Thursday, September 15, 2011

Camino De Santiago - Frómista To Carrión De Los Condes

Today I reached the halfway point to Santiago de Compostela.  Since the Camino has so many different starting points there really isn't any true half way point, and none is marked along the Camino, but my personal one was between Frómista and Carrión de los Condes.

I took an alternate route on this leg.  It wasn't totally intentional and technically I was still on the Camino so I wasn't lost.  After passing through the village of Villovieco I reached an intersection where I could turn left toward the town of Villarmentero de Campos or go straight along a canal.  There were pilgrims along both paths.  I chose to go straight.  I think I should have gone through the village.  There were Camino markers/signs along this way but it felt wrong.  Eventually I caught up with the pilgrim I'd been following and he sounded mad at himself.  This alternate path wasn't so bad and it rejoined the main Camino in the town of Villalcázar de Sirga.  It may have added a a little over three quarter miles (1.3 km) to the length.  Nothing terrible.

After leaving Villalcázar de Sirga the Camino went up some more along a fairly busy road.  The wind was whipping and at times I was afraid that my hat would blow off into traffic.  This would not do as that hat makes my shadow look like Indiana Jones so I took it off and held it in my hand until I finally reached Carrión de los Condes.

I reached the Saint Mary albergue, a parochial one run by three Dominican nuns.  I was first in line.  As I waited for the albergue to open AL and JT showed up.  They introduced me to another Canadian couple GO and ED.

The door open and I went in.  The nun assigned me bed number six which turned out to be an upper bunk.  My blister didn't like that fact but I could manage to climb up if I kept my flip-flops on.

I spent the afternoon finding someplace to get food.  Just about everywhere was closed but I did find a bar that served tortilla española.  I ended up eating a lot of tortilla in Spain ... right up there with ham sandwiches.

I spent a lot of time in my bunk.  The little bit of good mood I had after leaving the health center in Frómista was nowhere to be seen.  I was in a terrible place in my head.  My mood sunk as time passed.  I crawled out of my bunk and hobbled down the stairs and went looking for a grocery store.  I bought some ham and bread, some fruit, and supplies for the next day.  I made a sandwich at the albergue and that was my little meal for the day.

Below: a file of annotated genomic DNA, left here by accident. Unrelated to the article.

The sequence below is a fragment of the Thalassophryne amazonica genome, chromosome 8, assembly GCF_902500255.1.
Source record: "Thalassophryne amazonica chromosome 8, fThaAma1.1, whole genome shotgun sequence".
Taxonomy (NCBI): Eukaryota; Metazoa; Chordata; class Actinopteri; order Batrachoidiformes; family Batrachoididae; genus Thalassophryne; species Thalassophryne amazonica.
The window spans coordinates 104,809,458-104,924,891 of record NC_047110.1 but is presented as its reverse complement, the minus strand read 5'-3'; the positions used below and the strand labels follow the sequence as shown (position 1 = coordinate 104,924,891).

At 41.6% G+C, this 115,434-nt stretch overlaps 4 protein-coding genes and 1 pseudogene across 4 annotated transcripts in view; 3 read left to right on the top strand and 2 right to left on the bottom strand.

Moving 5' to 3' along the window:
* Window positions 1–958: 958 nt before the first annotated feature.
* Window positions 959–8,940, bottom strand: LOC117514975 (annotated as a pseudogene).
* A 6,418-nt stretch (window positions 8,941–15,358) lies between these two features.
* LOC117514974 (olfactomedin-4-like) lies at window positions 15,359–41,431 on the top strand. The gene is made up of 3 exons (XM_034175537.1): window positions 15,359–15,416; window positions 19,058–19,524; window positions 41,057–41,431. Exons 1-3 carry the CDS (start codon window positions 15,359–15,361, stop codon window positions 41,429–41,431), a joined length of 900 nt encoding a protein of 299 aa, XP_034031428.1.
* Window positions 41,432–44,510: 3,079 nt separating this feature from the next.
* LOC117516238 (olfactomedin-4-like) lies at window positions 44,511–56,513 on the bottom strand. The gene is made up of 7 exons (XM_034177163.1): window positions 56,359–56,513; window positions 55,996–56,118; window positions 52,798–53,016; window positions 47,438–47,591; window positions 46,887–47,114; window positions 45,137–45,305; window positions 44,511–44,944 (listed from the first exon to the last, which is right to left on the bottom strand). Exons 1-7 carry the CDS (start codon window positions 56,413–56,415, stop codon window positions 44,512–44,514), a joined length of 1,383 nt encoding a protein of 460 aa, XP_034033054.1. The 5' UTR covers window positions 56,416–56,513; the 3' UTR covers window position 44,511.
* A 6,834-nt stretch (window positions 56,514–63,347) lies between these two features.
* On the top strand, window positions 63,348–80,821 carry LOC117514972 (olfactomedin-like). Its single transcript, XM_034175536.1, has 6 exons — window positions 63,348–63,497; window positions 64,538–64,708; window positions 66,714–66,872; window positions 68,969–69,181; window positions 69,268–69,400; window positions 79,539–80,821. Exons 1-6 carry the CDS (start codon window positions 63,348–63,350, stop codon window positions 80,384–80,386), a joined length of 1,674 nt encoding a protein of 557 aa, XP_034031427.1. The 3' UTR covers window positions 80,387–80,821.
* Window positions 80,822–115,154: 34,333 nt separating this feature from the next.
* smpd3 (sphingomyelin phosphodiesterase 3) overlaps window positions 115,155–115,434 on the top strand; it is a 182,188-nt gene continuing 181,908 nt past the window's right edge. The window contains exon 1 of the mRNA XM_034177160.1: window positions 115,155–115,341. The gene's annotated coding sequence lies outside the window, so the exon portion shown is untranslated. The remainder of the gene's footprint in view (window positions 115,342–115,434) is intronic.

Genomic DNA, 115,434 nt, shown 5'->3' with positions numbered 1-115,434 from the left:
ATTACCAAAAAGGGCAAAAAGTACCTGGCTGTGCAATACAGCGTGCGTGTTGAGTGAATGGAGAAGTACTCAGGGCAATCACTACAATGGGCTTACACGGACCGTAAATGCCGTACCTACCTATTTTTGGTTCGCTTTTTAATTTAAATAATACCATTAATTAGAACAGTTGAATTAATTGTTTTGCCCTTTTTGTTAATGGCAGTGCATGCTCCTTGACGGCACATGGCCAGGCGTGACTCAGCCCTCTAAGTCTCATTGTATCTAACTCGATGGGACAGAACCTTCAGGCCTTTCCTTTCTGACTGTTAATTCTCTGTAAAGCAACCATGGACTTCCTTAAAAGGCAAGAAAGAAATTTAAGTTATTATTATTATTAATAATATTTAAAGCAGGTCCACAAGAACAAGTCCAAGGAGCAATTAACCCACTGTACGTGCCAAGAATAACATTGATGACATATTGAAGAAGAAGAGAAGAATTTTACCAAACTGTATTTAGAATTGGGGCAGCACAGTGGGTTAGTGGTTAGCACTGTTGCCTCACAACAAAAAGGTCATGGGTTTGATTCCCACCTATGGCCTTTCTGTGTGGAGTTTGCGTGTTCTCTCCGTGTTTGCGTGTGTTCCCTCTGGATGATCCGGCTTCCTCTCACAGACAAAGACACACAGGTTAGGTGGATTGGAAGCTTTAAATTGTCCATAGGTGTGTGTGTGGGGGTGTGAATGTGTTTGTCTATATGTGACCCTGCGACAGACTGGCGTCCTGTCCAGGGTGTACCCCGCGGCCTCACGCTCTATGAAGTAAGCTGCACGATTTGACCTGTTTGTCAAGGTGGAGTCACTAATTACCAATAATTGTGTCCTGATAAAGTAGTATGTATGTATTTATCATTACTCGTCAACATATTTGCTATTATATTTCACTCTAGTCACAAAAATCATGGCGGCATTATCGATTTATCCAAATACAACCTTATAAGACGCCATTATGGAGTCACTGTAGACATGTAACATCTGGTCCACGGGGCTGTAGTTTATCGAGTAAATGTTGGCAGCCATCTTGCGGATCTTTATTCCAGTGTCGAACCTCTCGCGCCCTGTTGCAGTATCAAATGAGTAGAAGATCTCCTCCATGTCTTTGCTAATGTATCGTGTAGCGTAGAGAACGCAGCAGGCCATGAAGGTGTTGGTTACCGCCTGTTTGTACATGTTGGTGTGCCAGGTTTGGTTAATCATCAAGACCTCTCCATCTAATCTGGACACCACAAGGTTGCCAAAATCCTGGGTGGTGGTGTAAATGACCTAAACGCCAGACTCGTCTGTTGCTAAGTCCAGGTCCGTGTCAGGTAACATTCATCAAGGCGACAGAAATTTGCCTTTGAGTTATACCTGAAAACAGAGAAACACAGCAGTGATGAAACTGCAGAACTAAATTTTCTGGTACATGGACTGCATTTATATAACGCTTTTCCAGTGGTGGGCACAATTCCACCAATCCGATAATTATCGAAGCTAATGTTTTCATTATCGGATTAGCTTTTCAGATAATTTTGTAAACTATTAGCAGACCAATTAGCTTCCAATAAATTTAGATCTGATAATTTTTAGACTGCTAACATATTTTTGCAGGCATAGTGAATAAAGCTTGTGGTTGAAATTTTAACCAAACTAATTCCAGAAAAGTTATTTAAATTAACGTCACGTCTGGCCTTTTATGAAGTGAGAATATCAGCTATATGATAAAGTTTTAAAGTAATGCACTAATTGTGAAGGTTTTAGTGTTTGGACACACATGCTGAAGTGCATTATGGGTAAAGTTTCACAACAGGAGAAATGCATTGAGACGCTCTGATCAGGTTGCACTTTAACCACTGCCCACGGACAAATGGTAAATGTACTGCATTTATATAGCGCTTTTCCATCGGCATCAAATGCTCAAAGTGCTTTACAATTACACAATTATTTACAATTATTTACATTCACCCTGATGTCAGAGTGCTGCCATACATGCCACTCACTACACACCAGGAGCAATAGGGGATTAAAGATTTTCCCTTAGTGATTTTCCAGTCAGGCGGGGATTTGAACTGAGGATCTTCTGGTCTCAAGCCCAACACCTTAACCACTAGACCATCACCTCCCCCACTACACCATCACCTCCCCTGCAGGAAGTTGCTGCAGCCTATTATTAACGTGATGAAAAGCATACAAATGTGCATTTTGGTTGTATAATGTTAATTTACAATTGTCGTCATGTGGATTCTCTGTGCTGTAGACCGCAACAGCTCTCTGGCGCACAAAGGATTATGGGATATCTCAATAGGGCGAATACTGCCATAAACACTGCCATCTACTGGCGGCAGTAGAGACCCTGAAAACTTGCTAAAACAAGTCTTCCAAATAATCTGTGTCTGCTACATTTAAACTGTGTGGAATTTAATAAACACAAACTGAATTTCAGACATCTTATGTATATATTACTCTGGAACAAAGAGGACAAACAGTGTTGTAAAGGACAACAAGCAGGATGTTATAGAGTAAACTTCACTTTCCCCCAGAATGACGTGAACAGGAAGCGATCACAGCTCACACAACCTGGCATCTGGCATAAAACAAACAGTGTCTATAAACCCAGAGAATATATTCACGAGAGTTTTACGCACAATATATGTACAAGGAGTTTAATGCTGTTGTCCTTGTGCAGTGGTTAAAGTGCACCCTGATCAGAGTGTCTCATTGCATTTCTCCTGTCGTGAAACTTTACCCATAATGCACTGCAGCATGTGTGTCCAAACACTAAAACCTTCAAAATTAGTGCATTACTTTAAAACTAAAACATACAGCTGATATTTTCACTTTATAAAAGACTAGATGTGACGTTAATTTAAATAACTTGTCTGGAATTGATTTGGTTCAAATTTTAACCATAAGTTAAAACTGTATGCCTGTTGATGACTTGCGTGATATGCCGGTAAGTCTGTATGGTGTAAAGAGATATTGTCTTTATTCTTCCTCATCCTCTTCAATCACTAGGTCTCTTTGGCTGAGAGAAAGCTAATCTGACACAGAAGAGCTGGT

The Saint Mary albergue was famous for its singing nuns.  At six the pilgrims gathered in the small entryway of the albergue and we listened as the nuns played guitar and led sing-a-longs.  The sisters asked for volunteers to sing.  AL volunteered to sing and play the guitar.  This is going to sound petty, and I think this was a result of the bad mood I was in, but I thought he was terrible.  He took good songs and mangled them including a few where he changed the words to be more Camino specific.  Sadly his new lyrics really didn't go with the melody very well.  I was happy when he handed the guitar back to the nuns.

All this was sweet and all, but I was sinking more and more into depression as they sang.  I felt alone.  I wanted to share this with someone I cared about.  The Wife would have loved this.  The gang would have loved this.  The Nuns said that pilgrims needed two thing to get to Santiago de Compostela.  They needed something to guide them in the right direction and they needed strength to complete the long walk.  The sisters handed out paper stars and said that these stars represents the light that guides us along the Camino.  Then one of the Sisters, as music was played, went to each pilgrim, placed her hands on our heads and said a prayer to give us the strength we needed to carry on.  You hear stories of people sitting on the side of the Camino along the Meseta crying.  All this quiet contemplation can bring up hidden issues.  As I was receiving my blessing I came very close to crying - more out of emotional despair - than anytime on the Camino.  I reached an emotional low that night - a near break down.  I went to bed early.

As I tried to sleep AL and JT were talking to GO and ED.  AL was telling them how JT had a device that allowed her to pee standing up.  OK ...  WTF!!!  This is what irritated me abut AL.  He was a know-it-all that shared way too much information and played bad guitar, but damn it, he was a nice guy too.  Irritated the heck out of me.

Day nineteen ended with me being depressed and irritated.  Yay.


Total Distance: 12.75 Miles (20.52 km)
Total Time: 3 hours 48 minutes
Total Elevation Up: 1,927 ft (587.35 m)
Total Elevation Down: 1,729 ft (526.00 m)

[Click on map for a larger version]

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